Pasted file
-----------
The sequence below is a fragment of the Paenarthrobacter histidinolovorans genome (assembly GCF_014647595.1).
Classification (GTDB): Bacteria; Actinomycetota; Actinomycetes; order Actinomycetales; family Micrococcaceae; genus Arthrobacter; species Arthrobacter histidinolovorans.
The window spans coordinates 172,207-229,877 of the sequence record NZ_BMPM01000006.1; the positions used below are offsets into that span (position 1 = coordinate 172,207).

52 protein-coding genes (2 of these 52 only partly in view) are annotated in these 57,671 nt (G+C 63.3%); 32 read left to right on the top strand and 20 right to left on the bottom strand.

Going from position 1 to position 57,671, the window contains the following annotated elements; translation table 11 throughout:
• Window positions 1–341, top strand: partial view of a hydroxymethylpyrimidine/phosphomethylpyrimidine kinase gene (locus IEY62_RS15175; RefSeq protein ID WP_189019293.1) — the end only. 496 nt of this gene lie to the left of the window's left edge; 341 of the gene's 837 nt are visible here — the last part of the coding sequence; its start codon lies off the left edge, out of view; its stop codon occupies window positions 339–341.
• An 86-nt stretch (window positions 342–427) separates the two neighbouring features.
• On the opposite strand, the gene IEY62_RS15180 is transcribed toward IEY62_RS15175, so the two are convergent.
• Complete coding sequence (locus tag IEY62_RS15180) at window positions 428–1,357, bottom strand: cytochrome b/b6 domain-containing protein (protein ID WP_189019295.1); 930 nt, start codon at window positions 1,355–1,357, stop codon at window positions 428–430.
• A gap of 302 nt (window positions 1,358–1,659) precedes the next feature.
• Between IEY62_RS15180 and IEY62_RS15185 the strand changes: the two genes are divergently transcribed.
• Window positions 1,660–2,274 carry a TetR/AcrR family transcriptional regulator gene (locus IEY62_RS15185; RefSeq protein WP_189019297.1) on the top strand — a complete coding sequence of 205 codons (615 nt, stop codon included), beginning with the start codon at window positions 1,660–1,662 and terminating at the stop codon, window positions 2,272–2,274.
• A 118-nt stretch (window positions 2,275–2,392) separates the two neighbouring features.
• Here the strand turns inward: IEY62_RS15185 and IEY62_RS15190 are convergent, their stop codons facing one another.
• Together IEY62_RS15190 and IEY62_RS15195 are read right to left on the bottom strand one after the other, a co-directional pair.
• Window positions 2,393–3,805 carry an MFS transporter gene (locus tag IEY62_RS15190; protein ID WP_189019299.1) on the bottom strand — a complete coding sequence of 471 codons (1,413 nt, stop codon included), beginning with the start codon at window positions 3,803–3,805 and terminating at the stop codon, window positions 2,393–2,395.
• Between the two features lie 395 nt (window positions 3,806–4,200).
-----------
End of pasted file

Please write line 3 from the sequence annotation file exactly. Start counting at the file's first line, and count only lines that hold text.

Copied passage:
The window spans coordinates 172,207-229,877 of the sequence record NZ_BMPM01000006.1; the positions used below are offsets into that span (position 1 = coordinate 172,207).